Beloit College in Wisconsin does a cool thing every year that earns it tons of media coverage; it publishes a Mindset List to remind faculty and staff that incoming freshman have a different take on the world. Profs, therefore, need to take the chiefly age-related differences into account as they teach lest students go glassy-eyed.  The hope is to keep classes relevant and therefore stimulating.

For example, don’t inject Dan Quayle into lectures because students won’t know (or care) who he is.  Rodney King?  Who’s that?  Omit from technology classes that phones once had cords.  Few profs realize few students are in the dark about U.S.-Soviet cold war tensions (how do you stay mad at a nation when you lived side by side in the space station?).   Kids view the computers we used as museum relics.  Or that Clint Eastwood was once best known as Dirty Harry, not a director renown these days for artistic films.  Students are used to lickety split in TV, media, social contact.  In other words, they have bypassed all that was familiar to the rest of us.  What’s old will remain old.

But I found one item on the list to be reassuring.  Jessica, an incoming frosh, disagreed that her generation never writes in longhand.  “When I have time, I like writing letters to friends and family,” she said.  “It’s just a bit more personal.  And yes, I write in cursive.”  Hey, kid, your grade for the year: A+.

———————–

As it’s Wednesday, we’ll pull this letter from the long-ago archieves when the only aim was to keep Ellen and Reid entertained and occupied briefly while they were in college.

August 22, 2004

EB and Reid:

We had a great weekend.  You guys weren’t here!  Get it?  You guys weren’t here.

In a couple of weeks, people will ask us ‘what artistic or thought-provoking movies have you seen lately?  Sense and Sensability?  Balzac and the Little Chinese Seamstress?  The Living Sea?”  “No,” we’ll respond, “the only one we’ve seen is March of the Penguins.”  That’s the best we can do is watch a film where furry little birds trudge 70 miles to huddle in -80 degree temperatures and the three year old RIGHT NEXT TO US says ‘what’s wrong with the bird, mommy’ or ‘I haveta go pee-pee’?  Hey kid, so hold it already.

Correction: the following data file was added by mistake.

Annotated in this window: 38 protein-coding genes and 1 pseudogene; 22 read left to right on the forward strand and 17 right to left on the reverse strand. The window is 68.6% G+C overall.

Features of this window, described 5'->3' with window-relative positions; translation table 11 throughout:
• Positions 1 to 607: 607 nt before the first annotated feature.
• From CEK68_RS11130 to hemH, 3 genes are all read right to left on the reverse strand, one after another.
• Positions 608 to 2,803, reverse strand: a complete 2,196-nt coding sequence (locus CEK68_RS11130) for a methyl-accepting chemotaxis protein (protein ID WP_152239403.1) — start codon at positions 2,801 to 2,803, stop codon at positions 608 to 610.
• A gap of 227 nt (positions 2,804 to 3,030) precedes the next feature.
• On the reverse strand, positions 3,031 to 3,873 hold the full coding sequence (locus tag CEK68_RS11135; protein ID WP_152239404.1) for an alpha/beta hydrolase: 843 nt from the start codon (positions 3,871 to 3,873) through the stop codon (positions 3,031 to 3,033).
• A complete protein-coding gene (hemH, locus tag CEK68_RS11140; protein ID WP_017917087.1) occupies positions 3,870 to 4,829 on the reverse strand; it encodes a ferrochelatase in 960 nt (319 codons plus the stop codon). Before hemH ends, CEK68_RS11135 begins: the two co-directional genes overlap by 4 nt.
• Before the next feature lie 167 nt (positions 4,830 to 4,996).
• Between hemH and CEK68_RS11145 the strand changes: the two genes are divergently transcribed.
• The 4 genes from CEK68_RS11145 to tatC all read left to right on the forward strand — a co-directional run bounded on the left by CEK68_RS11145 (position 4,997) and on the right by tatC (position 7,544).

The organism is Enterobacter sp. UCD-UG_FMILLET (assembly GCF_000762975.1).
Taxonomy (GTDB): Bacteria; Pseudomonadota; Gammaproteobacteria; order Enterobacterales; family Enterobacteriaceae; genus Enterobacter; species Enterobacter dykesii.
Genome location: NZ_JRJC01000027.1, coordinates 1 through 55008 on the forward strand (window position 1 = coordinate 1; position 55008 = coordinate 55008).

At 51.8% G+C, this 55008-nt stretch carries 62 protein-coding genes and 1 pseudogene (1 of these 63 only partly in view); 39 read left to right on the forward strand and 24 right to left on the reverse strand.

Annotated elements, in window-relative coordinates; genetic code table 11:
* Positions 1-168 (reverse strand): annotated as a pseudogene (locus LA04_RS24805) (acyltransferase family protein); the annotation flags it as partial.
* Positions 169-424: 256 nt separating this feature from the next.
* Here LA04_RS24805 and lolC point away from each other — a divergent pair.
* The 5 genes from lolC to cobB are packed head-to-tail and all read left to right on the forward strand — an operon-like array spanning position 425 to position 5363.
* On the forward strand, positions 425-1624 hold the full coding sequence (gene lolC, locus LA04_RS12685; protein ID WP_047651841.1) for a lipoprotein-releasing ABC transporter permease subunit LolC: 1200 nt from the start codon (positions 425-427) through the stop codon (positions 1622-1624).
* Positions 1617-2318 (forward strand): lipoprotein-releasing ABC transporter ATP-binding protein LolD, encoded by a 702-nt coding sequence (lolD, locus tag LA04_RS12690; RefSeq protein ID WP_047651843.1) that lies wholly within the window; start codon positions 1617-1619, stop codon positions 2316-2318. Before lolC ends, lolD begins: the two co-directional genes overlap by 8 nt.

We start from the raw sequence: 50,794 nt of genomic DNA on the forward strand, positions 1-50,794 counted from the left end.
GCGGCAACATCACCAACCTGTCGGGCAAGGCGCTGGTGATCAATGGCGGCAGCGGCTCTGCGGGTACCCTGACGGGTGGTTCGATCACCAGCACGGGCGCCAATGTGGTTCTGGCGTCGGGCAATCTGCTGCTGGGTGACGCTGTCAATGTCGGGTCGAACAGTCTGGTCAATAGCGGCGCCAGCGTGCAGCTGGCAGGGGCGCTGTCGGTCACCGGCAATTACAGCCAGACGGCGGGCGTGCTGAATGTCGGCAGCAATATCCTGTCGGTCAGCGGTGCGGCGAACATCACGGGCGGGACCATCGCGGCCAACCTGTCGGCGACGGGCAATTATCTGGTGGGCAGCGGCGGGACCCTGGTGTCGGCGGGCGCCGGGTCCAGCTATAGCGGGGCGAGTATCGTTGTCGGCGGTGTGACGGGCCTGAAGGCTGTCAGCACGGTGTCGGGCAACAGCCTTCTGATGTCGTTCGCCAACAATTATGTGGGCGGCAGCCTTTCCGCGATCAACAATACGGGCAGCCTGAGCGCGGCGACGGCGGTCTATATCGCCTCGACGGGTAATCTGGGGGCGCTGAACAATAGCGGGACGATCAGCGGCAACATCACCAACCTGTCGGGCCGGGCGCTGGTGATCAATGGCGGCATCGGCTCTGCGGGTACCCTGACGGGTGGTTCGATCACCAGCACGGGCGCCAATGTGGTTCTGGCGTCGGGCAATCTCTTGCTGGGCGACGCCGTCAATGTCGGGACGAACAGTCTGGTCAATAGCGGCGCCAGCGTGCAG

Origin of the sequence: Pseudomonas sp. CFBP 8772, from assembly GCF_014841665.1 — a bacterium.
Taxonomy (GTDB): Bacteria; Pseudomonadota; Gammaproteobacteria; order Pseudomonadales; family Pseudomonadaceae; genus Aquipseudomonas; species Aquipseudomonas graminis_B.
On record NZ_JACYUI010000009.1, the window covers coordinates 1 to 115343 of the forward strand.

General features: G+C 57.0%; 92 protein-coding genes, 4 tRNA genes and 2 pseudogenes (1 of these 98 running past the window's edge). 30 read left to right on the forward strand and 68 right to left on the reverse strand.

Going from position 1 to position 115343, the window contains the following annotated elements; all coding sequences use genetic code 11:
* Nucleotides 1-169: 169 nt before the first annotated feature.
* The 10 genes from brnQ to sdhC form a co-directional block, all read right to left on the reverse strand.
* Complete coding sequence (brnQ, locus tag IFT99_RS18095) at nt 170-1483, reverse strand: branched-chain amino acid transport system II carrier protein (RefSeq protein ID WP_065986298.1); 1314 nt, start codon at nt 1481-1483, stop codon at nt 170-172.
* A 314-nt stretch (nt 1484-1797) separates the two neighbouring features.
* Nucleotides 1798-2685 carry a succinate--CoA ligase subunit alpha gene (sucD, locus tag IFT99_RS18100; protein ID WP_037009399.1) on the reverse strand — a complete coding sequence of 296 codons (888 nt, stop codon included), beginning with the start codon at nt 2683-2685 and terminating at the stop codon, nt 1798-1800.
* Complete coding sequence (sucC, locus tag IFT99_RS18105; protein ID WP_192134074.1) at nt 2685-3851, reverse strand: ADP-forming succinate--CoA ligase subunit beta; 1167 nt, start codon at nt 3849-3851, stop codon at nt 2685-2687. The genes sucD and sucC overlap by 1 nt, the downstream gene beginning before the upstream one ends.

Actually, we spent the rest of the weekend moaning about how sore our hips were from the backpacking trip.  Geez, we’re just getting old.  And when I mention that to your mom she jumps all over me, “You’re only as old as you think you are.”  Yeah, well I may think I’m young but my hips think I’m old and decrepit.

Ellen, skip this paragraph because it doesn’t pertain to you.  Reid, Nick ________ went to one of his summer school finals ON THE WRONG DAY and subsequently failed his conditional status situation at Iowa State.  Now it’s on to DMACC for at least the next semester.  Make sure you have a calendar.

Nonnie was supposed to come over for dinner last night but she opted out because they were having a good meal over at the retirement home.  Our voice mail for her shouldn’t have told her we were having chicken tenders and fries.  I’ll have to try that again.

Went on the Harley for about 100 yesterday, and 300 on Thursday.  Bike’s runnin’ good but still can’t attach my bags until the parts come in.  A vandal stepped on my rear pegs and broke them off, and the bags share the same attachments.  Reid, pawned one of your medium sized Harley shirts off on Louis across the street.  He was in Hog Heaven.  The _______’s went through Sturgis while on vacation and all bought rally t-shirts.